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Record-breaking flu season in Oklahoma may be ending, no new deaths reported in the past week

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OKLAHOMA CITY — A record-breaking flu season in Oklahoma appears to be near an end, according to an epidemiologist with the State Department of Health.

The department reported no additional deaths and one hospitalization in the past week after 107 people died and about 2,200 were hospitalized due to the virus since the season began Sept. 28. The previous record of 72 deaths set last year was broken in February.

"It does seem to be the case," that the season is winding down, said Laurence Burnsed. "The typical flu season can go from October through April. We usually see a peak around January or February."

The previous record of 72 deaths during a single flu season, set last year, was broken in February. The department has tracked the record since 2009.

Burnsed said the sharp increase in flu-related deaths could likely be attributed in part to the flu vaccine that was rated as only 18 to 23 percent effective.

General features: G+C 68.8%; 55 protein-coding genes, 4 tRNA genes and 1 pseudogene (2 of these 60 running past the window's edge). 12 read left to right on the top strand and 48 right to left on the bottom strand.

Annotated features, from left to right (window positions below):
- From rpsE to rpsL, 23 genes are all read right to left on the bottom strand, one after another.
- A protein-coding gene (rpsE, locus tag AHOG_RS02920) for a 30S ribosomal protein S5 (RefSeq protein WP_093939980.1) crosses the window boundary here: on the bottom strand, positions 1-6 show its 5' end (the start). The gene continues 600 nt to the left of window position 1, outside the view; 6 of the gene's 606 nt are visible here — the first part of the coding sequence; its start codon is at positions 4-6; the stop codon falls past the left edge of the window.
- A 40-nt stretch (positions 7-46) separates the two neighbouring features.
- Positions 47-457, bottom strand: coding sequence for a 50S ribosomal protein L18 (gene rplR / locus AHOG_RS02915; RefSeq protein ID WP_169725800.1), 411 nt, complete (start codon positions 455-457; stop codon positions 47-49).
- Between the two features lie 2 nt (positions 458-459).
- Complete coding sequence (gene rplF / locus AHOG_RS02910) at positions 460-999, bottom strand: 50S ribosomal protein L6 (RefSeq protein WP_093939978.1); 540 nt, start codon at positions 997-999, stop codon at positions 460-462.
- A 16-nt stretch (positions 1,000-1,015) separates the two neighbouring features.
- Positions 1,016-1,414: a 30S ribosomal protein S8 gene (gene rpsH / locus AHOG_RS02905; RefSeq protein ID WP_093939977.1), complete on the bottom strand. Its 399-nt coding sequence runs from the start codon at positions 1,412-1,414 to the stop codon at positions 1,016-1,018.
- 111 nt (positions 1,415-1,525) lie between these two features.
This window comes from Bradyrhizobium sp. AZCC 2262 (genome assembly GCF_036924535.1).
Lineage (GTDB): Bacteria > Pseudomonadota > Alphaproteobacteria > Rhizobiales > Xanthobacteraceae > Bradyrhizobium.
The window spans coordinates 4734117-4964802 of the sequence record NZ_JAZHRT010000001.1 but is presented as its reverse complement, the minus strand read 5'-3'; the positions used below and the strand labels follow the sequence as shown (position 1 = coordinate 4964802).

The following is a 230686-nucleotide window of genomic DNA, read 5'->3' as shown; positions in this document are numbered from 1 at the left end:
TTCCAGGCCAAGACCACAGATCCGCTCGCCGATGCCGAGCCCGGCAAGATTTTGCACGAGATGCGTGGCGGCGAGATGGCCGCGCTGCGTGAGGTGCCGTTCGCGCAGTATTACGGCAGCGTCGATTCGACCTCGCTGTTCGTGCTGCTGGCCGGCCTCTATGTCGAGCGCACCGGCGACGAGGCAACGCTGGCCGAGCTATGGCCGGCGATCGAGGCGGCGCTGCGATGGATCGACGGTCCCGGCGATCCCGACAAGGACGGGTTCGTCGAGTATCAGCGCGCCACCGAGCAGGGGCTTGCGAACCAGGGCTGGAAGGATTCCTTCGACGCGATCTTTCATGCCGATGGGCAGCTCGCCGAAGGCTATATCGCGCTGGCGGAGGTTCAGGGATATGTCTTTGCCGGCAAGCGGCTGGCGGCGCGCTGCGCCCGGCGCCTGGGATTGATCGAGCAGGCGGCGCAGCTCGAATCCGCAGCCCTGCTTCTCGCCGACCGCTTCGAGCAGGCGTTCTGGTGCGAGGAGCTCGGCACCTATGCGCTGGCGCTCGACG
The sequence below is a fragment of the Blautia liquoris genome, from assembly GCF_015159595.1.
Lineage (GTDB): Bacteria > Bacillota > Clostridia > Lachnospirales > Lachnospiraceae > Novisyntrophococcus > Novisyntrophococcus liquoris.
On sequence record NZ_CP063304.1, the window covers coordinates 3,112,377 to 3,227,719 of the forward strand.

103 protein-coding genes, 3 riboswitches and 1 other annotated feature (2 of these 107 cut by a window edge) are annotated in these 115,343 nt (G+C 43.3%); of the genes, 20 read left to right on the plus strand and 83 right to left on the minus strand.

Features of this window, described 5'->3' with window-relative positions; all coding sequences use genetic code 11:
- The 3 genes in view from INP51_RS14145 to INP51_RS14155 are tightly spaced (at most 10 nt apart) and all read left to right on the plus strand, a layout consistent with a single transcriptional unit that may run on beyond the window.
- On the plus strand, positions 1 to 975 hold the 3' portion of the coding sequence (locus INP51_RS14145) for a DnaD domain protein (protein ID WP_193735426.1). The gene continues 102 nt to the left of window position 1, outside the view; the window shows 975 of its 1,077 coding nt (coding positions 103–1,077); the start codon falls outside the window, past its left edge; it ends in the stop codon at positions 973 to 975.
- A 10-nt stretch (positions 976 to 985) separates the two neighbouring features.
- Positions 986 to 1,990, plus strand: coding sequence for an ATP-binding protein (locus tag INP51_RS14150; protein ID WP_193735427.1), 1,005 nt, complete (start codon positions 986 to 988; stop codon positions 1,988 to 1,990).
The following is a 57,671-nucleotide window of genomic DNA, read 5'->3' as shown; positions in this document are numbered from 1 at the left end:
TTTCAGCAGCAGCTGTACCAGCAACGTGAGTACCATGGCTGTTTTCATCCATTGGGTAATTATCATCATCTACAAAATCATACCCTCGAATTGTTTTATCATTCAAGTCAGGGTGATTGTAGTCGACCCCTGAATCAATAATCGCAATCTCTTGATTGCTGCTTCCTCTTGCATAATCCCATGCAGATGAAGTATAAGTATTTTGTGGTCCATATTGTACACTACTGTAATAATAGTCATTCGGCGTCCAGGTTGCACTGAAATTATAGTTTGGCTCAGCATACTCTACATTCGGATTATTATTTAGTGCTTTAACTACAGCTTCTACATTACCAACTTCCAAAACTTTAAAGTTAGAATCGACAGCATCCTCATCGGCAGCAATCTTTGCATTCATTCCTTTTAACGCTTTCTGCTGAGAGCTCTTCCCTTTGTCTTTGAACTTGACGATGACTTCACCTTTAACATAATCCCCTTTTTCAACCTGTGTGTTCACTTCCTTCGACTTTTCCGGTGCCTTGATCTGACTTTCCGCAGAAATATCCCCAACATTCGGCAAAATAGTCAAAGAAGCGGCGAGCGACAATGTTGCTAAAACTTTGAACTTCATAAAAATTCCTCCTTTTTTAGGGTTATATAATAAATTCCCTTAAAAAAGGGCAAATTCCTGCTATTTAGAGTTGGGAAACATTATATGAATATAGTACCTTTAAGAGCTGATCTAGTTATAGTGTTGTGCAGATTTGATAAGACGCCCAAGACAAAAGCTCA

"In practical terms that meant it reduced a person's risk of having to seek medical care at a doctor's office for flu related illness by 23 percent, or 18 percent, depending on which number you want to use," said Burnsed.

"It occasionally happens," he said. "This is why flu happens every year. One thing that flu is really good about doing is evolving," often becoming a variation of previous strains.

"The predominant strain was H3N2. Unfortunately that was the strain there was a slight (vaccine) mismatch to," Burnsed said. "The H3N2, that one tends to be associated with the more severe season, especially in the older population and those younger than 5.

People older than 65 tend to be most susceptible because of underlying medical conditions such as heart disease or respiratory problems.

Of the 107 who died in Oklahoma, 82 were 65 or older and 15 were 50-64, the 5-17 and the 18-49 age groups each had four deaths and two were 4-years-old or younger.

The greatest number of deaths, 22, have been recorded in Tulsa County, followed by 14 in Oklahoma County, the state's two most populous counties. No other county has recorded more than six flu deaths.

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